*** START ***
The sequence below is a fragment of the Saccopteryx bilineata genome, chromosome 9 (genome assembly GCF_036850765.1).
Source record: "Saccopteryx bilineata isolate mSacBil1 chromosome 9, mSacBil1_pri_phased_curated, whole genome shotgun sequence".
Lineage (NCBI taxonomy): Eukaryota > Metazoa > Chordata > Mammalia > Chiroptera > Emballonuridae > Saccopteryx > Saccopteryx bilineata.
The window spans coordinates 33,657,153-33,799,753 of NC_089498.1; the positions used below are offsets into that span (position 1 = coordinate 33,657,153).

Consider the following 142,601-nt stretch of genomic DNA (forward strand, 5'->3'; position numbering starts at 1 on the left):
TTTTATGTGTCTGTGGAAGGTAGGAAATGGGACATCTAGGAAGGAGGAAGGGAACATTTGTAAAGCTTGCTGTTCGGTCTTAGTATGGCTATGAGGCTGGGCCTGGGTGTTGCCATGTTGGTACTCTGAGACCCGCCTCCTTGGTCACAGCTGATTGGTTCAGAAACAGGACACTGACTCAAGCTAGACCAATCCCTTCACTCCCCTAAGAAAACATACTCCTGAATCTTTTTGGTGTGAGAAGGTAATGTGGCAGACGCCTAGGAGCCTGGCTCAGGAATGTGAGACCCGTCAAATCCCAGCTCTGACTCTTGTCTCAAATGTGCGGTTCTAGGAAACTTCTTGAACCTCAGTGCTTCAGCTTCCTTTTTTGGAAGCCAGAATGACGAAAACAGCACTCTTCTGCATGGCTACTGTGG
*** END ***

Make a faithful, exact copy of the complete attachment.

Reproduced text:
The sequence below is a fragment of the Saccopteryx bilineata genome, chromosome 9 (genome assembly GCF_036850765.1).
Source record: "Saccopteryx bilineata isolate mSacBil1 chromosome 9, mSacBil1_pri_phased_curated, whole genome shotgun sequence".
Lineage (NCBI taxonomy): Eukaryota > Metazoa > Chordata > Mammalia > Chiroptera > Emballonuridae > Saccopteryx > Saccopteryx bilineata.
The window spans coordinates 33,657,153-33,799,753 of NC_089498.1; the positions used below are offsets into that span (position 1 = coordinate 33,657,153).

Consider the following 142,601-nt stretch of genomic DNA (forward strand, 5'->3'; position numbering starts at 1 on the left):
TTTTATGTGTCTGTGGAAGGTAGGAAATGGGACATCTAGGAAGGAGGAAGGGAACATTTGTAAAGCTTGCTGTTCGGTCTTAGTATGGCTATGAGGCTGGGCCTGGGTGTTGCCATGTTGGTACTCTGAGACCCGCCTCCTTGGTCACAGCTGATTGGTTCAGAAACAGGACACTGACTCAAGCTAGACCAATCCCTTCACTCCCCTAAGAAAACATACTCCTGAATCTTTTTGGTGTGAGAAGGTAATGTGGCAGACGCCTAGGAGCCTGGCTCAGGAATGTGAGACCCGTCAAATCCCAGCTCTGACTCTTGTCTCAAATGTGCGGTTCTAGGAAACTTCTTGAACCTCAGTGCTTCAGCTTCCTTTTTTGGAAGCCAGAATGACGAAAACAGCACTCTTCTGCATGGCTACTGTGG